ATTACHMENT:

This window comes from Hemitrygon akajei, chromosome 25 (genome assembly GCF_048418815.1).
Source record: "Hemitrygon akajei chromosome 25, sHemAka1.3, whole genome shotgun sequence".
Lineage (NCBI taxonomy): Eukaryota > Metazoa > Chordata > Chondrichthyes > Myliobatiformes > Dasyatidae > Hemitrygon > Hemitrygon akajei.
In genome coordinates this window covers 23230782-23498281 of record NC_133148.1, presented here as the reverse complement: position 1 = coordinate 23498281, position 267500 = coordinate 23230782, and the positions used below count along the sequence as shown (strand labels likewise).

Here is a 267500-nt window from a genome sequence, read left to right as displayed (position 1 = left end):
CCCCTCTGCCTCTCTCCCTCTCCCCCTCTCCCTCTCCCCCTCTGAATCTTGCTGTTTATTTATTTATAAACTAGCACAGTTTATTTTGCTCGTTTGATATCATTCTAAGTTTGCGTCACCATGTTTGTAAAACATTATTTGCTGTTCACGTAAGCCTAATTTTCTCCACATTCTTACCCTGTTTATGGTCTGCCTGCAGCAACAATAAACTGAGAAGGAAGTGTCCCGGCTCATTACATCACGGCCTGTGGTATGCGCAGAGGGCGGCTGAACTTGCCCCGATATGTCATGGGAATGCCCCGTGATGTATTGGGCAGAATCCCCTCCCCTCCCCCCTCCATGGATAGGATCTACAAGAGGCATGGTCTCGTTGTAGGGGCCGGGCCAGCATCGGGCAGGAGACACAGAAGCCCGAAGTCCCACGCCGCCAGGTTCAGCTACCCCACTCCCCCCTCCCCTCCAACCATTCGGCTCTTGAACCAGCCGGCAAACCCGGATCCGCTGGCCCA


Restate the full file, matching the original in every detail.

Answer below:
This window comes from Hemitrygon akajei, chromosome 25 (genome assembly GCF_048418815.1).
Source record: "Hemitrygon akajei chromosome 25, sHemAka1.3, whole genome shotgun sequence".
Lineage (NCBI taxonomy): Eukaryota > Metazoa > Chordata > Chondrichthyes > Myliobatiformes > Dasyatidae > Hemitrygon > Hemitrygon akajei.
In genome coordinates this window covers 23230782-23498281 of record NC_133148.1, presented here as the reverse complement: position 1 = coordinate 23498281, position 267500 = coordinate 23230782, and the positions used below count along the sequence as shown (strand labels likewise).

Here is a 267500-nt window from a genome sequence, read left to right as displayed (position 1 = left end):
CCCCTCTGCCTCTCTCCCTCTCCCCCTCTCCCTCTCCCCCTCTGAATCTTGCTGTTTATTTATTTATAAACTAGCACAGTTTATTTTGCTCGTTTGATATCATTCTAAGTTTGCGTCACCATGTTTGTAAAACATTATTTGCTGTTCACGTAAGCCTAATTTTCTCCACATTCTTACCCTGTTTATGGTCTGCCTGCAGCAACAATAAACTGAGAAGGAAGTGTCCCGGCTCATTACATCACGGCCTGTGGTATGCGCAGAGGGCGGCTGAACTTGCCCCGATATGTCATGGGAATGCCCCGTGATGTATTGGGCAGAATCCCCTCCCCTCCCCCCTCCATGGATAGGATCTACAAGAGGCATGGTCTCGTTGTAGGGGCCGGGCCAGCATCGGGCAGGAGACACAGAAGCCCGAAGTCCCACGCCGCCAGGTTCAGCTACCCCACTCCCCCCTCCCCTCCAACCATTCGGCTCTTGAACCAGCCGGCAAACCCGGATCCGCTGGCCCA